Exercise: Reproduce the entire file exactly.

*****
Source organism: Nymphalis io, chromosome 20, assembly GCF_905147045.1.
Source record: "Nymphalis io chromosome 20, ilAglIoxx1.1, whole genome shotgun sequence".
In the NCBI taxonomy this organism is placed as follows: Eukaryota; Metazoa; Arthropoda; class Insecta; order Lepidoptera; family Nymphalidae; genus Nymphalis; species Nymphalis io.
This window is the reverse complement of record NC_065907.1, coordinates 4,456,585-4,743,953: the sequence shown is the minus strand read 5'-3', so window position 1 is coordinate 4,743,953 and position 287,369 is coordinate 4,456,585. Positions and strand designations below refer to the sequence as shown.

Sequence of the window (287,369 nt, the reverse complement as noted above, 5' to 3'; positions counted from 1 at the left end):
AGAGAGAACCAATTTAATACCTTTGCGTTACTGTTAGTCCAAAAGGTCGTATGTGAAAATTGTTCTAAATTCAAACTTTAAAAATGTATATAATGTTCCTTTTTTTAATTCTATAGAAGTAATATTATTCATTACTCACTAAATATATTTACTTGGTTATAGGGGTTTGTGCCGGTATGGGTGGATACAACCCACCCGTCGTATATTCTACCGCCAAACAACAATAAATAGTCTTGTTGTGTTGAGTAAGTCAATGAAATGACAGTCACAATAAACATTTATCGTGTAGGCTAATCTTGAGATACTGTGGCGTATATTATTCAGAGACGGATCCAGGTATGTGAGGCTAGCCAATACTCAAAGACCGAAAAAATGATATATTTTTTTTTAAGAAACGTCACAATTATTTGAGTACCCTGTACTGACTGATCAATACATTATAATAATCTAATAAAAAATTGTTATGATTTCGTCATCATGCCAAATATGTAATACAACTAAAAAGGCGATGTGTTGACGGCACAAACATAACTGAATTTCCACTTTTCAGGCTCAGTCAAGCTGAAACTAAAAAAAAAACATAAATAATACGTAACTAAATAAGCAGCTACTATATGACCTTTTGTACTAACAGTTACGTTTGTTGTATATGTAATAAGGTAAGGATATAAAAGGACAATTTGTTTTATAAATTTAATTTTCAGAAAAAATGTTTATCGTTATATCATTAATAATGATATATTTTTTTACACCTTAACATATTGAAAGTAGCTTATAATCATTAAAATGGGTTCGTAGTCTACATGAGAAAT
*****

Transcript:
Source organism: Nymphalis io, chromosome 20, assembly GCF_905147045.1.
Source record: "Nymphalis io chromosome 20, ilAglIoxx1.1, whole genome shotgun sequence".
In the NCBI taxonomy this organism is placed as follows: Eukaryota; Metazoa; Arthropoda; class Insecta; order Lepidoptera; family Nymphalidae; genus Nymphalis; species Nymphalis io.
This window is the reverse complement of record NC_065907.1, coordinates 4,456,585-4,743,953: the sequence shown is the minus strand read 5'-3', so window position 1 is coordinate 4,743,953 and position 287,369 is coordinate 4,456,585. Positions and strand designations below refer to the sequence as shown.

Sequence of the window (287,369 nt, the reverse complement as noted above, 5' to 3'; positions counted from 1 at the left end):
AGAGAGAACCAATTTAATACCTTTGCGTTACTGTTAGTCCAAAAGGTCGTATGTGAAAATTGTTCTAAATTCAAACTTTAAAAATGTATATAATGTTCCTTTTTTTAATTCTATAGAAGTAATATTATTCATTACTCACTAAATATATTTACTTGGTTATAGGGGTTTGTGCCGGTATGGGTGGATACAACCCACCCGTCGTATATTCTACCGCCAAACAACAATAAATAGTCTTGTTGTGTTGAGTAAGTCAATGAAATGACAGTCACAATAAACATTTATCGTGTAGGCTAATCTTGAGATACTGTGGCGTATATTATTCAGAGACGGATCCAGGTATGTGAGGCTAGCCAATACTCAAAGACCGAAAAAATGATATATTTTTTTTTAAGAAACGTCACAATTATTTGAGTACCCTGTACTGACTGATCAATACATTATAATAATCTAATAAAAAATTGTTATGATTTCGTCATCATGCCAAATATGTAATACAACTAAAAAGGCGATGTGTTGACGGCACAAACATAACTGAATTTCCACTTTTCAGGCTCAGTCAAGCTGAAACTAAAAAAAAAACATAAATAATACGTAACTAAATAAGCAGCTACTATATGACCTTTTGTACTAACAGTTACGTTTGTTGTATATGTAATAAGGTAAGGATATAAAAGGACAATTTGTTTTATAAATTTAATTTTCAGAAAAAATGTTTATCGTTATATCATTAATAATGATATATTTTTTTACACCTTAACATATTGAAAGTAGCTTATAATCATTAAAATGGGTTCGTAGTCTACATGAGAAAT